Case their funds and if/what they are

     Case Study #2 Versailles: TheAllies’ “Last Horrible Triumph”Amanda GoldsonChamberlain College of NursingHIST 410 Contemporary HistoryJanuary 2018 Thevarious provisions of the treaty are set up to harm Germany in variousdifferent ways. It is basically out to abolish Germany’s economy and nationaltogether. It is stripping Germany of everything and taking control overGermany.

The treaty is putting Germany responsible for the war and all thedamages and losses incurred by the enemies. Germany is responsible to compensatethe enemies an amount chosen by a commission that is designated by the opponents,with no input from Germany about their funds and if/what they are able to pay.Paying that amount will leave Germany bankrupt and without funds to rebuildtheir nation and economy from the damages they also incurred themselves fromthe war. That commission also has power to distribute Germany such as theestate of a bankrupt. Germany’s rivers are controlled by an international body.The foreign authorities are able to build railroads and canals on Germany’sterritory at their will. The Germans that are abroad are stripped of the possibilityof continuing old relations in foreign countries and allowing Germany a part inworld commerce. Their possessions has been seized and liquidated.

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Germanywould have been treated completely different if the principles by PresidentWilson were applied. In President Wilson’s speech he acknowledged that “no singlefact caused the war, but that in the last analysis the whole European system isin a deeper sense responsible for the war, with its combination of alliancesand understandings, a complicated texture of intrigues and espionage thatunfailingly caught the whole family of nations in its meshes,” If everyone wasaccountable for the role they played in the war instead of putting all of the blameon Germany, Germany would be treated very differently. Their economy and nationwould not be under attack and being seized by other nations. They would not bebankrupt from the debts of the war being “their fault” and therefore their responsibilityto pay out money for damages and losses. President Wilson wanted peace andequality.

Everyone would be able to rebuild and recover if everyone wasaccountable. Putting the blame on Germany is a spark to another war starting.What the other nations was doing to Germany would only cause retaliation and Germanyfighting for what belongs to them. If the principles that President Wilson statedwere applied Germany’s economy would not have been destroyed, the nation would nothave been broken up and parts sold to the highest bidder. Other nations wouldnot have been in such an uproar if there was not a single nation to put theblame on. Nations would have to find ways to work together and rebuild.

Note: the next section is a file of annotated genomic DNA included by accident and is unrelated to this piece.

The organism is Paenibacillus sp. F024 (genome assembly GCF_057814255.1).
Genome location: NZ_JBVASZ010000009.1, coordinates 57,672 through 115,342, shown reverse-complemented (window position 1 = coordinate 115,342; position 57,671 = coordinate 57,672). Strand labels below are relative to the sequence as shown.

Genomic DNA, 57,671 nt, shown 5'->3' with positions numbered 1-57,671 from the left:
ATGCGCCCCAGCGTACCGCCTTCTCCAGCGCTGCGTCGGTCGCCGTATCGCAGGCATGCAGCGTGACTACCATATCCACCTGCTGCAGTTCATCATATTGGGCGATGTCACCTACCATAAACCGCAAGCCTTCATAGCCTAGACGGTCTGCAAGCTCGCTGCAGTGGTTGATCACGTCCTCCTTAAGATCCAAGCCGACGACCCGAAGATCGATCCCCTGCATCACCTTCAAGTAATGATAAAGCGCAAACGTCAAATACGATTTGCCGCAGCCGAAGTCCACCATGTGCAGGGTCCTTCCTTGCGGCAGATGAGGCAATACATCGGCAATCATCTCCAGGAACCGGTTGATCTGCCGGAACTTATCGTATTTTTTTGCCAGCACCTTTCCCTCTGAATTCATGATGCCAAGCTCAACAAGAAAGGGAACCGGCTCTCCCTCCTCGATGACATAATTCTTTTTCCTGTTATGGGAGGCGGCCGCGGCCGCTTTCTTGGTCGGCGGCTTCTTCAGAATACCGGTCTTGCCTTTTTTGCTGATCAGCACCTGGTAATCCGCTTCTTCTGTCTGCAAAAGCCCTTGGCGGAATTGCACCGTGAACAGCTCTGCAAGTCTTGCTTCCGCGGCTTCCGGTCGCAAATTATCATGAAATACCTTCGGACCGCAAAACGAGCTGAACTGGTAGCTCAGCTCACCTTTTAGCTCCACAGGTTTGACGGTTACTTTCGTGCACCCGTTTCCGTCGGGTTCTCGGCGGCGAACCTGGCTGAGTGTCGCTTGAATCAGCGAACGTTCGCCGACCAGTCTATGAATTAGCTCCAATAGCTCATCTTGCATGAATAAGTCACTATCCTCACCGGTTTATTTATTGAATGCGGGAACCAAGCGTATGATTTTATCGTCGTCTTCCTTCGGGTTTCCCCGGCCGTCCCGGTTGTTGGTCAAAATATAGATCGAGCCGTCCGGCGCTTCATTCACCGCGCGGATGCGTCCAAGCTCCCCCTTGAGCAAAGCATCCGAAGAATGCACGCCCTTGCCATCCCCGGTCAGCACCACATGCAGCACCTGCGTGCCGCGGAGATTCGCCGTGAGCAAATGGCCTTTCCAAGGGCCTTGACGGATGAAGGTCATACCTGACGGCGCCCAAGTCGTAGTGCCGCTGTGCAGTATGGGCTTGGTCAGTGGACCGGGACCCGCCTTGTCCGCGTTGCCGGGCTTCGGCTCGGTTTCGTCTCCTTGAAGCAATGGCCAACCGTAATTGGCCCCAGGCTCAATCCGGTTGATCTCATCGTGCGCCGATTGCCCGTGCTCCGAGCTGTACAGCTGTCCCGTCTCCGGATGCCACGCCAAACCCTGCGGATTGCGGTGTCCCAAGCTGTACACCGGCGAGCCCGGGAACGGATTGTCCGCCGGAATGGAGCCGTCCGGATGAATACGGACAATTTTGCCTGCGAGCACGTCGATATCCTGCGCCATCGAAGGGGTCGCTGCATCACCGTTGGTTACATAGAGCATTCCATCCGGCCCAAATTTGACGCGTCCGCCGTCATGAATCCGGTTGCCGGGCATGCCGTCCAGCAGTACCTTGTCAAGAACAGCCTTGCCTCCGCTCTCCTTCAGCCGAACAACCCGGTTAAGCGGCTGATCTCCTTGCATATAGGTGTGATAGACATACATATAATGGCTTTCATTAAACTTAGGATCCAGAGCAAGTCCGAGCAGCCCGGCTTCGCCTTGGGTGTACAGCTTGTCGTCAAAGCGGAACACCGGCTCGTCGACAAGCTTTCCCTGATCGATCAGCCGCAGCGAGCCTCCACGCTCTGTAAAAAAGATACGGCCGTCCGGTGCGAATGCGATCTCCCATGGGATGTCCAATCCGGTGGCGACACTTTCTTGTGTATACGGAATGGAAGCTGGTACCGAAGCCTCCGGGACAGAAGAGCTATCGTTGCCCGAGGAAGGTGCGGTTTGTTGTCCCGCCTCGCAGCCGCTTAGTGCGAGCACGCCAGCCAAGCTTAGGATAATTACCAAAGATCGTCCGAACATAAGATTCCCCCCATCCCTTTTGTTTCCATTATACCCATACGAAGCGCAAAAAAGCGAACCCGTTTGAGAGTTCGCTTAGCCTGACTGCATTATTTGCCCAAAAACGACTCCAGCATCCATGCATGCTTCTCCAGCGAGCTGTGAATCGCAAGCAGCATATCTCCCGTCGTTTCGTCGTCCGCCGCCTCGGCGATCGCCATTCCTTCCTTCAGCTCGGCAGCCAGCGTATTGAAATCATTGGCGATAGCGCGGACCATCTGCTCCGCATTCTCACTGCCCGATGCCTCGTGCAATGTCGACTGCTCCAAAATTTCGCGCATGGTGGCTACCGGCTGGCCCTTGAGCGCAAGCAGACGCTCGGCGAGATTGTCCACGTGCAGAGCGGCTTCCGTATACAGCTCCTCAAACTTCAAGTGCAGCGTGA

Thefundamental law the document is appealing to is the “inalienable fundamentalright of every state is the right of self-preservation and self-determination.”According to this fundamental right, the burdens made on Germany are incompatible.Putting this right into practice was one of the goals for the war. There areseveral incompatibilities against Germany in the document. Tearing the Germansaway from their native land against their will is incompatible withself-determination. Also, the separation of Danzig from German Empire andbecoming a free state is incompatible.

Another example is the termination of thetown Memel. I completely agree with the authors of the articlethat Germany was poorly treated. Everyone played a part in the war. Putting theblame on just one empire isn’t right or fair.

What about all of Germany’sallies that were a part of the war and fought with Germany. They also played apart when they got involved. If anything they should have been part of theblame not just Germany. All of the allies coming together and forming a treatywithout any input or including Germany was also wrong.

The war did damage to everycountry involved. On top of the damage Germany had already endured, the treatmentGermany received after was poorly. Germany was stripped of its country and power.Then broken up and sold to the highest bidders.

ReferencesComments of the German Delegation to the ParisPeace Conference on the Conditions of Peace. (1919, October). Retrieved January12, 2018, from http://college.cengage.com/history/primary_sources/world/conditions_of_peace.htm

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